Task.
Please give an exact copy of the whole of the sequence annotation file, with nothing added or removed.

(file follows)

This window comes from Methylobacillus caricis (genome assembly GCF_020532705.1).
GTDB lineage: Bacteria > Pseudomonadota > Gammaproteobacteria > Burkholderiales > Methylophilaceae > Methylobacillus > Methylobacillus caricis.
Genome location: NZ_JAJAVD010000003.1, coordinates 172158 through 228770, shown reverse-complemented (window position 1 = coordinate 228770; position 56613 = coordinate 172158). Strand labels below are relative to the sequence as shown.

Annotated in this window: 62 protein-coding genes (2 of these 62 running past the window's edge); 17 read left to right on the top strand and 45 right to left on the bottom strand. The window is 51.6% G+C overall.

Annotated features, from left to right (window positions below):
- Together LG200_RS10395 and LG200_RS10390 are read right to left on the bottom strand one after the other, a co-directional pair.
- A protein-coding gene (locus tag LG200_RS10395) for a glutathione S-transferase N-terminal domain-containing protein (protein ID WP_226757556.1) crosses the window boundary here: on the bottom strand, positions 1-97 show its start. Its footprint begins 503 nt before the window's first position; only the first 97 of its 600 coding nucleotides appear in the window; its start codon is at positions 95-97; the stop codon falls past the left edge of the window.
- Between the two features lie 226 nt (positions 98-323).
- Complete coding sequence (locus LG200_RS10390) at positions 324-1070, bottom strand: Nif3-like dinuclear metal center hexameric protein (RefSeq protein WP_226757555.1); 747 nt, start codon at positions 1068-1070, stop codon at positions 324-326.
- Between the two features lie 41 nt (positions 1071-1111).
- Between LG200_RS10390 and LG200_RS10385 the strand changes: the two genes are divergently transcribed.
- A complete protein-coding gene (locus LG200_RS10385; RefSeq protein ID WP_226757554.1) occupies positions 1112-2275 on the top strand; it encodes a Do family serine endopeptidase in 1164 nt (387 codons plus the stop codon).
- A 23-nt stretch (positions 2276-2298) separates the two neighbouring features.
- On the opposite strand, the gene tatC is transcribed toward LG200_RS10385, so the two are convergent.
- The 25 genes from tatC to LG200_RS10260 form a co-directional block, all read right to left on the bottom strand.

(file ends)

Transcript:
This window comes from Methylobacillus caricis (genome assembly GCF_020532705.1).
GTDB lineage: Bacteria > Pseudomonadota > Gammaproteobacteria > Burkholderiales > Methylophilaceae > Methylobacillus > Methylobacillus caricis.
Genome location: NZ_JAJAVD010000003.1, coordinates 172158 through 228770, shown reverse-complemented (window position 1 = coordinate 228770; position 56613 = coordinate 172158). Strand labels below are relative to the sequence as shown.

Annotated in this window: 62 protein-coding genes (2 of these 62 running past the window's edge); 17 read left to right on the top strand and 45 right to left on the bottom strand. The window is 51.6% G+C overall.

Annotated features, from left to right (window positions below):
- Together LG200_RS10395 and LG200_RS10390 are read right to left on the bottom strand one after the other, a co-directional pair.
- A protein-coding gene (locus tag LG200_RS10395) for a glutathione S-transferase N-terminal domain-containing protein (protein ID WP_226757556.1) crosses the window boundary here: on the bottom strand, positions 1-97 show its start. Its footprint begins 503 nt before the window's first position; only the first 97 of its 600 coding nucleotides appear in the window; its start codon is at positions 95-97; the stop codon falls past the left edge of the window.
- Between the two features lie 226 nt (positions 98-323).
- Complete coding sequence (locus LG200_RS10390) at positions 324-1070, bottom strand: Nif3-like dinuclear metal center hexameric protein (RefSeq protein WP_226757555.1); 747 nt, start codon at positions 1068-1070, stop codon at positions 324-326.
- Between the two features lie 41 nt (positions 1071-1111).
- Between LG200_RS10390 and LG200_RS10385 the strand changes: the two genes are divergently transcribed.
- A complete protein-coding gene (locus LG200_RS10385; RefSeq protein ID WP_226757554.1) occupies positions 1112-2275 on the top strand; it encodes a Do family serine endopeptidase in 1164 nt (387 codons plus the stop codon).
- A 23-nt stretch (positions 2276-2298) separates the two neighbouring features.
- On the opposite strand, the gene tatC is transcribed toward LG200_RS10385, so the two are convergent.
- The 25 genes from tatC to LG200_RS10260 form a co-directional block, all read right to left on the bottom strand.